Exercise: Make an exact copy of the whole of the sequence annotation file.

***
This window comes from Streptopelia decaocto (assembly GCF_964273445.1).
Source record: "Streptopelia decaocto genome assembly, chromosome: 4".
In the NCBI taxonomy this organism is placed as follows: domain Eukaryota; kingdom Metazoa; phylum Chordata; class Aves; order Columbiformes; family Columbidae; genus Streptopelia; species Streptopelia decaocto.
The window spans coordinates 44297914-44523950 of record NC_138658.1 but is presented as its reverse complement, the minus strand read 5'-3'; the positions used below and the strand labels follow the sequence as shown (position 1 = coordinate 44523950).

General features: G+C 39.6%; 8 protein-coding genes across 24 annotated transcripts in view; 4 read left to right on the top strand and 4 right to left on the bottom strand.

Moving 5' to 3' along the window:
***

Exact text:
This window comes from Streptopelia decaocto (assembly GCF_964273445.1).
Source record: "Streptopelia decaocto genome assembly, chromosome: 4".
In the NCBI taxonomy this organism is placed as follows: domain Eukaryota; kingdom Metazoa; phylum Chordata; class Aves; order Columbiformes; family Columbidae; genus Streptopelia; species Streptopelia decaocto.
The window spans coordinates 44297914-44523950 of record NC_138658.1 but is presented as its reverse complement, the minus strand read 5'-3'; the positions used below and the strand labels follow the sequence as shown (position 1 = coordinate 44523950).

General features: G+C 39.6%; 8 protein-coding genes across 24 annotated transcripts in view; 4 read left to right on the top strand and 4 right to left on the bottom strand.

Moving 5' to 3' along the window: